Adm. Rickover, as he hasn't been seen in years


A previously undiscovered photo of Capt. Hyman Rickover published by the Knoxville News Sentinel.

Frank Munger’s Atomic City Underground, a blog by our sister paper the Knoxville News Sentinel, uncovered some previously undiscovered photos of then-Capt. Hyman Rickover, before he became father of the nuclear Navy.

The paper obtained the photo at left, likely taken in fall of 1946, from Tim Gawne, who found it in the archives of Oak Ridge National Laboratory. Munger writes that most surviving photos of Rickover were taken after the launching of the first nuclear-powered submarine Nautilus in 1954. This rare photo, which escaped being destroyed with a batch of others, was taken while Rickover was the senior officer stationed at Oak Ridge for training school.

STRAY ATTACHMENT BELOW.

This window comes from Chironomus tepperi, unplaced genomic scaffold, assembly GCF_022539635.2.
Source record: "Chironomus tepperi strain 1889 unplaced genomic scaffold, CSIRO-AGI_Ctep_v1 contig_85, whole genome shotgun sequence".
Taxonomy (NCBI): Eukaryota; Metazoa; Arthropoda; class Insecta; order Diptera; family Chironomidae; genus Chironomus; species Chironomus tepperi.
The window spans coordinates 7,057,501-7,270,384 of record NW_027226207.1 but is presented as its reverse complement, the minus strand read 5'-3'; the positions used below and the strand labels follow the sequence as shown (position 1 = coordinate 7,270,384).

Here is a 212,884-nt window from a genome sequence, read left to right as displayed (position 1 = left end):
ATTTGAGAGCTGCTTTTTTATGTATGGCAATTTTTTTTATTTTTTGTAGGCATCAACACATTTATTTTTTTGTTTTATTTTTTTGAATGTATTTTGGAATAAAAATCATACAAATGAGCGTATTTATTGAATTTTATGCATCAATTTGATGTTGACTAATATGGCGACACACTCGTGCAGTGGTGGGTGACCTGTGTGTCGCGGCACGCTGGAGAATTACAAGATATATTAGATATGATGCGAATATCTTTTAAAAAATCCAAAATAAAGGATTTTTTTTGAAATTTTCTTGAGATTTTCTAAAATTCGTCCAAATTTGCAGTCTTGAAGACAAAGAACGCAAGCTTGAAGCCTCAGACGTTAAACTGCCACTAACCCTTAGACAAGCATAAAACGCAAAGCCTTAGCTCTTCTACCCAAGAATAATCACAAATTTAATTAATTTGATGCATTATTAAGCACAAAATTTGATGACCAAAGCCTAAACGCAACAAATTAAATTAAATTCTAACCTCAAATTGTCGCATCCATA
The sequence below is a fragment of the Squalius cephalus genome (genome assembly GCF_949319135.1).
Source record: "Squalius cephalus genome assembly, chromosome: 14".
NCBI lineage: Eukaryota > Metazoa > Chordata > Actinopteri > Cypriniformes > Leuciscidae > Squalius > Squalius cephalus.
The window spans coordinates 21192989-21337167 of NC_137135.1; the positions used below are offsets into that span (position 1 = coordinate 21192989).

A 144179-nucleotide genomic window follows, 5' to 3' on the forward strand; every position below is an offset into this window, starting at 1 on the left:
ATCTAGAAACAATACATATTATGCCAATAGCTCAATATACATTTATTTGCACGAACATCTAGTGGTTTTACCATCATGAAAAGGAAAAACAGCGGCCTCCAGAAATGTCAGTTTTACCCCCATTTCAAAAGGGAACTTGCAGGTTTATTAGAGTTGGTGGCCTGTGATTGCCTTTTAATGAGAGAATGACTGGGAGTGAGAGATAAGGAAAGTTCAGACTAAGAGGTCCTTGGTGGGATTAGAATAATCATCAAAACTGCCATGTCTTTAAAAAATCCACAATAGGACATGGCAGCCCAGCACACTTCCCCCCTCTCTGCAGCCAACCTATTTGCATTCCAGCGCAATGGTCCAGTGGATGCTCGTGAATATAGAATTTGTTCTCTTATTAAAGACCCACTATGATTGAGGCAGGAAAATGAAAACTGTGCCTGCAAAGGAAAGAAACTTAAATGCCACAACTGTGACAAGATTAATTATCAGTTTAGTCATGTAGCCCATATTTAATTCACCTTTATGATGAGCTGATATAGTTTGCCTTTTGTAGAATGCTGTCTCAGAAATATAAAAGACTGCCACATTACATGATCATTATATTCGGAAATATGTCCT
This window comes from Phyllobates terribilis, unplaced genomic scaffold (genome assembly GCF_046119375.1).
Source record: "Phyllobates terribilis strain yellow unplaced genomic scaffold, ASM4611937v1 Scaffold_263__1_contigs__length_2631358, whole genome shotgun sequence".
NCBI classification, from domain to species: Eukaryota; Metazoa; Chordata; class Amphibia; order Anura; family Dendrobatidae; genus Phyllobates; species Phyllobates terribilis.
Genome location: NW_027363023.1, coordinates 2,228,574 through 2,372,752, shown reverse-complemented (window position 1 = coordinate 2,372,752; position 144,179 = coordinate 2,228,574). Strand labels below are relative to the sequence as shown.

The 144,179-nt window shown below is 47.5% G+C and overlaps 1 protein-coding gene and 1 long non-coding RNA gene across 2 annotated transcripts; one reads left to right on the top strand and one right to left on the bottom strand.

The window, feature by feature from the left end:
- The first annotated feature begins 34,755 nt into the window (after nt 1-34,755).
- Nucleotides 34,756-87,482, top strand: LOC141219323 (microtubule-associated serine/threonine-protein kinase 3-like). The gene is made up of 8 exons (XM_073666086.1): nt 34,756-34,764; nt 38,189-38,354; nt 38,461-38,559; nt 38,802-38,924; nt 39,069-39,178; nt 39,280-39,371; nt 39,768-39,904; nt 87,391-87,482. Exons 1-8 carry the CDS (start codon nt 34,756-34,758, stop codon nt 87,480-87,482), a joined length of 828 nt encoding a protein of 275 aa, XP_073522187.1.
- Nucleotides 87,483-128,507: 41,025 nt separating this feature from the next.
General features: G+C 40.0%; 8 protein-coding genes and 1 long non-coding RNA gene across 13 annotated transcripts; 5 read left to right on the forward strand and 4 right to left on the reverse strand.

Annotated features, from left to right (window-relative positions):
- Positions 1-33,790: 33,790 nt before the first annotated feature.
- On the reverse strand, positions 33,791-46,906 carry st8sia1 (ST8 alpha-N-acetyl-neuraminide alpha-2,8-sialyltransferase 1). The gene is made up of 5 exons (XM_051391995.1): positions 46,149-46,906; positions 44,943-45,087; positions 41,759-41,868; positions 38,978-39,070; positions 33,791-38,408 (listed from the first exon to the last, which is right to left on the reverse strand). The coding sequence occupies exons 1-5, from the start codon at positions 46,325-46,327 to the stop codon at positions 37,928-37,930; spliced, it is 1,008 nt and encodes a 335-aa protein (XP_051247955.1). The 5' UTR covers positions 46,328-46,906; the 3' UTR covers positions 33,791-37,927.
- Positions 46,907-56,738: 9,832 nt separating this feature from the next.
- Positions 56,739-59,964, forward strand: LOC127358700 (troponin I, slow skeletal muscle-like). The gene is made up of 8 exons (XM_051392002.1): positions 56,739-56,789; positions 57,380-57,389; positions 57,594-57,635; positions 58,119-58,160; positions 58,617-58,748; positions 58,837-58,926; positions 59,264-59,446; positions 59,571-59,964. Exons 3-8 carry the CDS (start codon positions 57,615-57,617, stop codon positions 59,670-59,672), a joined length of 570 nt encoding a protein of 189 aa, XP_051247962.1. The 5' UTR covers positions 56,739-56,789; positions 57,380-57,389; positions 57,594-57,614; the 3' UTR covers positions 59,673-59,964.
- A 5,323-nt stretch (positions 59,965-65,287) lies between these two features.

Gawne tells Munger that Rickover’s office “was at the town site administration building. He arranged it so he would be sharing quarters with F. Daniels. Daniels was du Pont’s lead engineer in the construction of the graphite reactor and also of the ‘Daniels Power Pile’ which was later moved up to Argonne. Daniels laid out a conceptual design for a gas cooled power plant for use in a submarine. As you are aware, it was never adopted but it was one of the first well thought out and documented pieces on the sub project. While Rickover was not the commanding officer of the Navy men at Oak Ridge, he was the senior officer and in charge of the other’s fitness reports. He used this leverage to generate cohesion. They called themselves ‘The Oak Ridge Naval Group’.”


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